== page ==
With rain recorded on fifteen days since August 1stat ADAS Boxworth in Cambridgeshire growers are being advised to look out for phoma in OSR crops. Thats thewarning from ADAS plant pathologist Dr Faye Ritchie.
Many areas have experienced a wet end to summer andthere is a real possibility that thresholds could be reached a little earlierthis season. The trigger for air-borne spore release is twenty rain days fromAugust 1st. We only need a few more rain events and well be there.
And with some growers delaying drilling to counterCSFB it could heighten the risk further. The smaller the plant the easier itis for the disease to spread from leaf to petiole and then stems. If thesecrops havent achieved sufficient growth by the time we see Phoma leaf spot they could beextremely vulnerable, she cautions.
But the threat isnt just phoma, light leaf spot (LLS) could also threaten too. LLS wasagain very evident last season the Defra oilseed rape disease survey datashows 85% of crops were affected in England and Wales with 34% plants showingsymptoms in affected crops last spring. Stubbles from the previous years cropact as a reservoir and this wet spell will have done little to check productionof air-borne spores.
With both phomaand LLS to consider it is one reason why Dr Ritchie favours split autumn foliartreatments. A first application when 10 to 20% plants are affected by phoma leaf spot and a secondapplication approximately four to six weeks following a first treatment,assuming thresholds are reached, should be considered, she notes.
Bayer CropScience technical manager Tim Nicholson isalso worried about the vulnerability of late drilled crops. He points out thatat the start of the month 40% of the wheat crop was still to be harvested inmany areas. Although some OSR has gone into the ground the weather hasintervened and combines have been stuck in the shed. With growers forced intodrilling later large parts of the OSR area could be at high risk to phoma.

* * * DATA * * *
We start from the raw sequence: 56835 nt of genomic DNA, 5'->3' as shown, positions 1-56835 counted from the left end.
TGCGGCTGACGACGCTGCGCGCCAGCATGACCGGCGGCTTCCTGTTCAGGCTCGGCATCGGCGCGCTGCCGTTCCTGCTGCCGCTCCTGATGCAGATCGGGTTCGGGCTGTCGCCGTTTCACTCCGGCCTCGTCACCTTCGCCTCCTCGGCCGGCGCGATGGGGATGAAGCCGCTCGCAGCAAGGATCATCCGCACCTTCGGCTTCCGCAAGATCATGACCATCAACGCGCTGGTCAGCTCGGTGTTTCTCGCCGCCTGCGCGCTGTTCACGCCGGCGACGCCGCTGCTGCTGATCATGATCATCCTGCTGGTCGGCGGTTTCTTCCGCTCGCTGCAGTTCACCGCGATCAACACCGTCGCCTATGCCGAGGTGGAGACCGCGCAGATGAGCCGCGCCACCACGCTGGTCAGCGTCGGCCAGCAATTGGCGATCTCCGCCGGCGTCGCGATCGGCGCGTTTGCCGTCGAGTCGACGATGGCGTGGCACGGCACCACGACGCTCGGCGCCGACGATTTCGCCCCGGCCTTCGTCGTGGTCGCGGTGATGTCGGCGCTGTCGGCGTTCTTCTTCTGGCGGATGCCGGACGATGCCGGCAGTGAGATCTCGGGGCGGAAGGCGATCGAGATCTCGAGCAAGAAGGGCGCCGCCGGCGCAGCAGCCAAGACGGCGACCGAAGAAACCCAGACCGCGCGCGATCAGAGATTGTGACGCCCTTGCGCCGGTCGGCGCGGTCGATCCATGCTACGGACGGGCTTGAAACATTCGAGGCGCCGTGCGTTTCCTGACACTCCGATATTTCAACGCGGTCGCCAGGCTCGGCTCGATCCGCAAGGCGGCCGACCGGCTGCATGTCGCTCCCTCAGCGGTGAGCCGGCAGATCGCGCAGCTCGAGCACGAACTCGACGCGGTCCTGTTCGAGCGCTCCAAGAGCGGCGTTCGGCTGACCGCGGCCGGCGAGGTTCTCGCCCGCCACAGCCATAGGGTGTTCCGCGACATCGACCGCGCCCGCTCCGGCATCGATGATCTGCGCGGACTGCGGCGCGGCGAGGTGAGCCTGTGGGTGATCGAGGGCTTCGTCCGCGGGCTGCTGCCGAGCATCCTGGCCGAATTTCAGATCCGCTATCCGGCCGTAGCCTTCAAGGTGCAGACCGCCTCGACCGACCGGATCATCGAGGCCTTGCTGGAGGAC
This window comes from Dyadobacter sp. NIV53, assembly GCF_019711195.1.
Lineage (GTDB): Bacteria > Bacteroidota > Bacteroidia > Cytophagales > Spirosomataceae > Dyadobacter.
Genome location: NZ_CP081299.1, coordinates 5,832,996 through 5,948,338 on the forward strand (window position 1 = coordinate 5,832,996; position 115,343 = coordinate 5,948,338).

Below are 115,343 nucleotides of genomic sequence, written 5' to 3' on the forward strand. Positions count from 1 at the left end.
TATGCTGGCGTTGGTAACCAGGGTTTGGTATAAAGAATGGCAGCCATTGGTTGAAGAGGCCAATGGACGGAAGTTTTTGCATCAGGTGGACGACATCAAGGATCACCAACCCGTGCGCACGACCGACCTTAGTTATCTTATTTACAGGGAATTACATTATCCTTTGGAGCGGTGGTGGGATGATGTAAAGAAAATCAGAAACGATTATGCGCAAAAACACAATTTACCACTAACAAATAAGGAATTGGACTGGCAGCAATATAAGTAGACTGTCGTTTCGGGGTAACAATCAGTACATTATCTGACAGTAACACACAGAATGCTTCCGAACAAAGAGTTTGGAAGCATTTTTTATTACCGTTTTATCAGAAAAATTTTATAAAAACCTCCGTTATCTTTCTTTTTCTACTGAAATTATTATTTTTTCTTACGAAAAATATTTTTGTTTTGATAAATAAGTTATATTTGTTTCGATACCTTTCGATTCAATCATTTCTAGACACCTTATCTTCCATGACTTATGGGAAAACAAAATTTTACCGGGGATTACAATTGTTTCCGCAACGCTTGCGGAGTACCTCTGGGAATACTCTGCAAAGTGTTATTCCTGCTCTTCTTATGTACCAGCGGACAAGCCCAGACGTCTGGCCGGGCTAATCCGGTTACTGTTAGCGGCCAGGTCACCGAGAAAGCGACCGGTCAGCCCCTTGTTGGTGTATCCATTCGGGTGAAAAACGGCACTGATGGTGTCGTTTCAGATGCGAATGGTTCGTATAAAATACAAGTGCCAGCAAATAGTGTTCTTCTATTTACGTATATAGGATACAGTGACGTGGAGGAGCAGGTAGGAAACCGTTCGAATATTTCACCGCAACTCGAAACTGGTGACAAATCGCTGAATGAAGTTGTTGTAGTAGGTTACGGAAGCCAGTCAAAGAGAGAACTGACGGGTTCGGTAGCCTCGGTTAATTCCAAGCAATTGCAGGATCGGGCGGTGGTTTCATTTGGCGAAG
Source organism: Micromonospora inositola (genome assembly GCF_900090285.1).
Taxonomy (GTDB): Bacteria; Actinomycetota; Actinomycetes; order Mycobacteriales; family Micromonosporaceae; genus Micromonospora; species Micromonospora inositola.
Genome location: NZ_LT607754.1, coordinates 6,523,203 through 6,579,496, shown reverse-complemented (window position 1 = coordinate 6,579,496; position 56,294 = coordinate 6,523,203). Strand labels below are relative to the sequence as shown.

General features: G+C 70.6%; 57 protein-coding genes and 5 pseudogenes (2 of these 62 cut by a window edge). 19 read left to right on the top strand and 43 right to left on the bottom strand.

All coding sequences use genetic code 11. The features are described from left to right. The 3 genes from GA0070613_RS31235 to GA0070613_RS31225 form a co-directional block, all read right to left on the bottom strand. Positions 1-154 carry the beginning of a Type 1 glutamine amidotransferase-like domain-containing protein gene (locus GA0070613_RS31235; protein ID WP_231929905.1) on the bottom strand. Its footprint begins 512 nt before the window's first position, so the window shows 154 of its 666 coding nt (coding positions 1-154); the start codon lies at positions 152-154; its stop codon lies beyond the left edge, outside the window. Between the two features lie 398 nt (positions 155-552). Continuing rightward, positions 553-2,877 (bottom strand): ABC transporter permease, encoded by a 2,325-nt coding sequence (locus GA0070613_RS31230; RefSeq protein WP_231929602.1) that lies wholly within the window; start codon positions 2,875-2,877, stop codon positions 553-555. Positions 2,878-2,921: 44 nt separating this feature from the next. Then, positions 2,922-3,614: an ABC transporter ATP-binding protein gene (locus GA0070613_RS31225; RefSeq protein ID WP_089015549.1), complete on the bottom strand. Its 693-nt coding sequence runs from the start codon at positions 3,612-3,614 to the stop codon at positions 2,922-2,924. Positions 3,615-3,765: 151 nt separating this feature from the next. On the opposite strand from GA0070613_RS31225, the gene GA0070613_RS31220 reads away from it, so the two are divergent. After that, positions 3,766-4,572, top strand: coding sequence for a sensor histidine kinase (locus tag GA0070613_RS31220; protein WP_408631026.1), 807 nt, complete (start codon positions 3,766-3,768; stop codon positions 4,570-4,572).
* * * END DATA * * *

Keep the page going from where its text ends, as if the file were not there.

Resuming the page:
And he also has concerns with LLS. Withblack-grass driving rotational strategies for many growers, some will not wantto plough up non-dormant seed. The result is that there could be plenty oftrash around driving ascospore production. If it stays wet leaf wetness is thenall-important for germination of ascospores and subsequently secondaryinfection via conidia, so both diseases could threaten this autumn, he suggests.
For him it reinforces the arguments for splitapplications. If phomathresholds are reached early then there is a good chance you will have to getback in anyway. The second spray is the opportunity to hit LLS too.
But even with the possibility of earlier infectionhe says growers dont need to move away from current split sprayrecommendations. Earlier applications could leave new growth exposed to LLS ifthe second spray isnt effective against the disease. Its why we advise a 0.32l/ha dose of Proline275 (prothioconazole) at the first treatmentfollowed by a 0.46 l/ha dose for the second. The gap to pre-stem extension canbe several weeks and you really do need the potency of a robust dose of aneffective active, he concludes.